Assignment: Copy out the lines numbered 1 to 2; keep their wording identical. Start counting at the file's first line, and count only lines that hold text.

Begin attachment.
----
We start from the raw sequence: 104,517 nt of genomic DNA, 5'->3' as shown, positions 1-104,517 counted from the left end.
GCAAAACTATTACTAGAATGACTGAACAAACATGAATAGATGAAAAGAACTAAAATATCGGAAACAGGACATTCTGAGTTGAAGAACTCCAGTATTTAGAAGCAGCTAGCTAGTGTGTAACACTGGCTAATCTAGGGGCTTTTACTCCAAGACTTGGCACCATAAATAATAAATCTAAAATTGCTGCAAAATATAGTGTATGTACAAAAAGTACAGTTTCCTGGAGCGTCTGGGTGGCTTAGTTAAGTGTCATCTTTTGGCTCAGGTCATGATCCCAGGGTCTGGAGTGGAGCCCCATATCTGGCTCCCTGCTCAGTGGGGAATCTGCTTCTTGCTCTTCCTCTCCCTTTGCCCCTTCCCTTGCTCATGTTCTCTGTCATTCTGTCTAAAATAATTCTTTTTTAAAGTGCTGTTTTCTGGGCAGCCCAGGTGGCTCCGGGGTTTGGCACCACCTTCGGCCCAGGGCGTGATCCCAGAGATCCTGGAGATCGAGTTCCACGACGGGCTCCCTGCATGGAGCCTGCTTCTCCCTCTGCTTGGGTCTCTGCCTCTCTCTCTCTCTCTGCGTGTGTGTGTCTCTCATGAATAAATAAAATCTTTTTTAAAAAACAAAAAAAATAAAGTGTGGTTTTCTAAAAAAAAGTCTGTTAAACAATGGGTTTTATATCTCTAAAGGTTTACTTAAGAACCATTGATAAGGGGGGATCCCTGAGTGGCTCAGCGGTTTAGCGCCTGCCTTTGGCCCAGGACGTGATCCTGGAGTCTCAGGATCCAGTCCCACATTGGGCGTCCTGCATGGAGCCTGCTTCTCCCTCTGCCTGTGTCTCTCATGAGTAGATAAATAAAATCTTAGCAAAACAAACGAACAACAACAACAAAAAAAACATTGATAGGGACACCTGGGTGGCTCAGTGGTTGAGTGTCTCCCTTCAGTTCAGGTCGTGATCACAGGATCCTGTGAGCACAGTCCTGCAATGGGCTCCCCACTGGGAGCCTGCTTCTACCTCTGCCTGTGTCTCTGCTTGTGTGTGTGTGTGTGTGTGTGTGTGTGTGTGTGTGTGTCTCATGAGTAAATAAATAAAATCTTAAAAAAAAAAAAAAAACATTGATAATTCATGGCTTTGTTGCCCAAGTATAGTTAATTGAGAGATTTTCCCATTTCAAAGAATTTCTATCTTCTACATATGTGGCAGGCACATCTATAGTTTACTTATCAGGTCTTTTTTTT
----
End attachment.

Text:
We start from the raw sequence: 104,517 nt of genomic DNA, 5'->3' as shown, positions 1-104,517 counted from the left end.
GCAAAACTATTACTAGAATGACTGAACAAACATGAATAGATGAAAAGAACTAAAATATCGGAAACAGGACATTCTGAGTTGAAGAACTCCAGTATTTAGAAGCAGCTAGCTAGTGTGTAACACTGGCTAATCTAGGGGCTTTTACTCCAAGACTTGGCACCATAAATAATAAATCTAAAATTGCTGCAAAATATAGTGTATGTACAAAAAGTACAGTTTCCTGGAGCGTCTGGGTGGCTTAGTTAAGTGTCATCTTTTGGCTCAGGTCATGATCCCAGGGTCTGGAGTGGAGCCCCATATCTGGCTCCCTGCTCAGTGGGGAATCTGCTTCTTGCTCTTCCTCTCCCTTTGCCCCTTCCCTTGCTCATGTTCTCTGTCATTCTGTCTAAAATAATTCTTTTTTAAAGTGCTGTTTTCTGGGCAGCCCAGGTGGCTCCGGGGTTTGGCACCACCTTCGGCCCAGGGCGTGATCCCAGAGATCCTGGAGATCGAGTTCCACGACGGGCTCCCTGCATGGAGCCTGCTTCTCCCTCTGCTTGGGTCTCTGCCTCTCTCTCTCTCTCTGCGTGTGTGTGTCTCTCATGAATAAATAAAATCTTTTTTAAAAAACAAAAAAAATAAAGTGTGGTTTTCTAAAAAAAAGTCTGTTAAACAATGGGTTTTATATCTCTAAAGGTTTACTTAAGAACCATTGATAAGGGGGGATCCCTGAGTGGCTCAGCGGTTTAGCGCCTGCCTTTGGCCCAGGACGTGATCCTGGAGTCTCAGGATCCAGTCCCACATTGGGCGTCCTGCATGGAGCCTGCTTCTCCCTCTGCCTGTGTCTCTCATGAGTAGATAAATAAAATCTTAGCAAAACAAACGAACAACAACAACAAAAAAAACATTGATAGGGACACCTGGGTGGCTCAGTGGTTGAGTGTCTCCCTTCAGTTCAGGTCGTGATCACAGGATCCTGTGAGCACAGTCCTGCAATGGGCTCCCCACTGGGAGCCTGCTTCTACCTCTGCCTGTGTCTCTGCTTGTGTGTGTGTGTGTGTGTGTGTGTGTGTGTGTGTGTGTCTCATGAGTAAATAAATAAAATCTTAAAAAAAAAAAAAAAACATTGATAATTCATGGCTTTGTTGCCCAAGTATAGTTAATTGAGAGATTTTCCCATTTCAAAGAATTTCTATCTTCTACATATGTGGCAGGCACATCTATAGTTTACTTATCAGGTCTTTTTTTT